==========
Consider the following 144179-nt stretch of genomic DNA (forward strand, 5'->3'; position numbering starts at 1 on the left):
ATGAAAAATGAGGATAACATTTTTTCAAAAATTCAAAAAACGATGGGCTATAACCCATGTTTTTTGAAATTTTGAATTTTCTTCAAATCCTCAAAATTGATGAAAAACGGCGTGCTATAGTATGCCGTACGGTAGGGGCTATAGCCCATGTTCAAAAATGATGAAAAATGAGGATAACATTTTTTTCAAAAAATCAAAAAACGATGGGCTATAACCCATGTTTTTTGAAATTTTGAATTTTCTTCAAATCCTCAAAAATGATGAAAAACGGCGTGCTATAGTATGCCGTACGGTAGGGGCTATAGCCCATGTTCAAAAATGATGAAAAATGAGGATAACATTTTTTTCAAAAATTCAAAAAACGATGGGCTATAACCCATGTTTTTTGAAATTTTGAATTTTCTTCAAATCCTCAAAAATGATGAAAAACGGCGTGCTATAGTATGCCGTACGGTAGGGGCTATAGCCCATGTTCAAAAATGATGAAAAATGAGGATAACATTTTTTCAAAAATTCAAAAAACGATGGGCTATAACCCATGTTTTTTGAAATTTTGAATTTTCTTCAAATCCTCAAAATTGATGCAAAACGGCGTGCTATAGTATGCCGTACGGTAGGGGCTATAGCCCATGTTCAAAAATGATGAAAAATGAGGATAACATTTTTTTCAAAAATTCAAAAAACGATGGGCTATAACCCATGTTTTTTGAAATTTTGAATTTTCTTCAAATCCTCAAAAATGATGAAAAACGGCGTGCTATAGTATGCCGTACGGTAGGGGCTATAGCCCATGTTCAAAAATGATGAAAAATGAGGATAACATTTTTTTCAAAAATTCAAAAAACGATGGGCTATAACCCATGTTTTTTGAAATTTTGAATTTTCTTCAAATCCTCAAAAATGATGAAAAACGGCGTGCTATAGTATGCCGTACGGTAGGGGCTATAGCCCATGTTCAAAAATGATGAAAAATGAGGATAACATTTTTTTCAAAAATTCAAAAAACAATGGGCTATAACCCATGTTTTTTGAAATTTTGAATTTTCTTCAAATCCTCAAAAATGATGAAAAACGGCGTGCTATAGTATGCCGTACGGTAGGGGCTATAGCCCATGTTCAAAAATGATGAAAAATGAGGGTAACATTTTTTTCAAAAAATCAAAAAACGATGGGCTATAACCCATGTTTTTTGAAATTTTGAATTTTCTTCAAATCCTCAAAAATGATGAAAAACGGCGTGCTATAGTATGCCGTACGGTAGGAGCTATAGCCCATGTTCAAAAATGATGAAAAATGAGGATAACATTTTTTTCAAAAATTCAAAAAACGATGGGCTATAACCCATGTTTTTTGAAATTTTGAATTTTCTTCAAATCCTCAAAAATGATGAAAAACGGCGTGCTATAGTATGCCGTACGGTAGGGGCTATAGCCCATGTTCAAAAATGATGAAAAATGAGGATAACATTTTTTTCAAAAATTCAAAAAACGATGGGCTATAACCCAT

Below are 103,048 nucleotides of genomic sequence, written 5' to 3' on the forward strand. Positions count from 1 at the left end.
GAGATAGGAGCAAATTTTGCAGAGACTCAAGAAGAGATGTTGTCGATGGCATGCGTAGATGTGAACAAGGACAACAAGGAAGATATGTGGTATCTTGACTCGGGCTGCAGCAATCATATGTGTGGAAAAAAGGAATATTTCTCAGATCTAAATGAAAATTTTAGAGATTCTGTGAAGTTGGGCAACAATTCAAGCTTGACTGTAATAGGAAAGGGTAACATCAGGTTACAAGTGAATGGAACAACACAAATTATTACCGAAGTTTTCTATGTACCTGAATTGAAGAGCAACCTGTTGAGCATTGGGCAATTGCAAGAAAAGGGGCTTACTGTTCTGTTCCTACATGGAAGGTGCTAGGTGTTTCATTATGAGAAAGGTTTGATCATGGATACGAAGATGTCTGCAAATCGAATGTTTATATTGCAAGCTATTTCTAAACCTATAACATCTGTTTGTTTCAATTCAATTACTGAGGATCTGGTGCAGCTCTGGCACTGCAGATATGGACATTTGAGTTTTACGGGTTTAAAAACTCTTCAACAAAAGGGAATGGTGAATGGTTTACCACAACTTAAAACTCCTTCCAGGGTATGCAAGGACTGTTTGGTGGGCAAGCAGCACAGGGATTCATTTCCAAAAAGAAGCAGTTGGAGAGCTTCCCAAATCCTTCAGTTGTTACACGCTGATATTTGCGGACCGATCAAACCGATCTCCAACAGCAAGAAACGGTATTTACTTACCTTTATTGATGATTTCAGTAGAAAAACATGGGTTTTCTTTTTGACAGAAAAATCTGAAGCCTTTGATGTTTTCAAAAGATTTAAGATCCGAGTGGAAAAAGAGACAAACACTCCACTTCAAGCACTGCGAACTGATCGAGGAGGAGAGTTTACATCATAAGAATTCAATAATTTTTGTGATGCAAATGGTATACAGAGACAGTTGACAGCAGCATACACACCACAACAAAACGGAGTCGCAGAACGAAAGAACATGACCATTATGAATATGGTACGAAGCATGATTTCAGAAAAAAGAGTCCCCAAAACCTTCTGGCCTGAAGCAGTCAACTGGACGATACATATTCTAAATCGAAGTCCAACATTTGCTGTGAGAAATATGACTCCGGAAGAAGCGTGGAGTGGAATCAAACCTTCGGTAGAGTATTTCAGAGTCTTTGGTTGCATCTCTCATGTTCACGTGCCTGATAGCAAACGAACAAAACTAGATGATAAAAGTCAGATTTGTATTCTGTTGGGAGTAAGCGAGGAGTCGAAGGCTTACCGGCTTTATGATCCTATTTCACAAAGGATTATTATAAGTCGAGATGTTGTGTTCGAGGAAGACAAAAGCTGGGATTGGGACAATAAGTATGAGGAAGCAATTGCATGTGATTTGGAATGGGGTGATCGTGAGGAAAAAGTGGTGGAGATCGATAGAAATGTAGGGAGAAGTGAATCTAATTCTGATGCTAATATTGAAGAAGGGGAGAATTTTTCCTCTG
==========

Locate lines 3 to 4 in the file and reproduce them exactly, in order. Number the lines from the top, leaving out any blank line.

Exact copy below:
Below are 103,048 nucleotides of genomic sequence, written 5' to 3' on the forward strand. Positions count from 1 at the left end.
GAGATAGGAGCAAATTTTGCAGAGACTCAAGAAGAGATGTTGTCGATGGCATGCGTAGATGTGAACAAGGACAACAAGGAAGATATGTGGTATCTTGACTCGGGCTGCAGCAATCATATGTGTGGAAAAAAGGAATATTTCTCAGATCTAAATGAAAATTTTAGAGATTCTGTGAAGTTGGGCAACAATTCAAGCTTGACTGTAATAGGAAAGGGTAACATCAGGTTACAAGTGAATGGAACAACACAAATTATTACCGAAGTTTTCTATGTACCTGAATTGAAGAGCAACCTGTTGAGCATTGGGCAATTGCAAGAAAAGGGGCTTACTGTTCTGTTCCTACATGGAAGGTGCTAGGTGTTTCATTATGAGAAAGGTTTGATCATGGATACGAAGATGTCTGCAAATCGAATGTTTATATTGCAAGCTATTTCTAAACCTATAACATCTGTTTGTTTCAATTCAATTACTGAGGATCTGGTGCAGCTCTGGCACTGCAGATATGGACATTTGAGTTTTACGGGTTTAAAAACTCTTCAACAAAAGGGAATGGTGAATGGTTTACCACAACTTAAAACTCCTTCCAGGGTATGCAAGGACTGTTTGGTGGGCAAGCAGCACAGGGATTCATTTCCAAAAAGAAGCAGTTGGAGAGCTTCCCAAATCCTTCAGTTGTTACACGCTGATATTTGCGGACCGATCAAACCGATCTCCAACAGCAAGAAACGGTATTTACTTACCTTTATTGATGATTTCAGTAGAAAAACATGGGTTTTCTTTTTGACAGAAAAATCTGAAGCCTTTGATGTTTTCAAAAGATTTAAGATCCGAGTGGAAAAAGAGACAAACACTCCACTTCAAGCACTGCGAACTGATCGAGGAGGAGAGTTTACATCATAAGAATTCAATAATTTTTGTGATGCAAATGGTATACAGAGACAGTTGACAGCAGCATACACACCACAACAAAACGGAGTCGCAGAACGAAAGAACATGACCATTATGAATATGGTACGAAGCATGATTTCAGAAAAAAGAGTCCCCAAAACCTTCTGGCCTGAAGCAGTCAACTGGACGATACATATTCTAAATCGAAGTCCAACATTTGCTGTGAGAAATATGACTCCGGAAGAAGCGTGGAGTGGAATCAAACCTTCGGTAGAGTATTTCAGAGTCTTTGGTTGCATCTCTCATGTTCACGTGCCTGATAGCAAACGAACAAAACTAGATGATAAAAGTCAGATTTGTATTCTGTTGGGAGTAAGCGAGGAGTCGAAGGCTTACCGGCTTTATGATCCTATTTCACAAAGGATTATTATAAGTCGAGATGTTGTGTTCGAGGAAGACAAAAGCTGGGATTGGGACAATAAGTATGAGGAAGCAATTGCATGTGATTTGGAATGGGGTGATCGTGAGGAAAAAGTGGTGGAGATCGATAGAAATGTAGGGAGAAGTGAATCTAATTCTGATGCTAATATTGAAGAAGGGGAGAATTTTTCCTCTG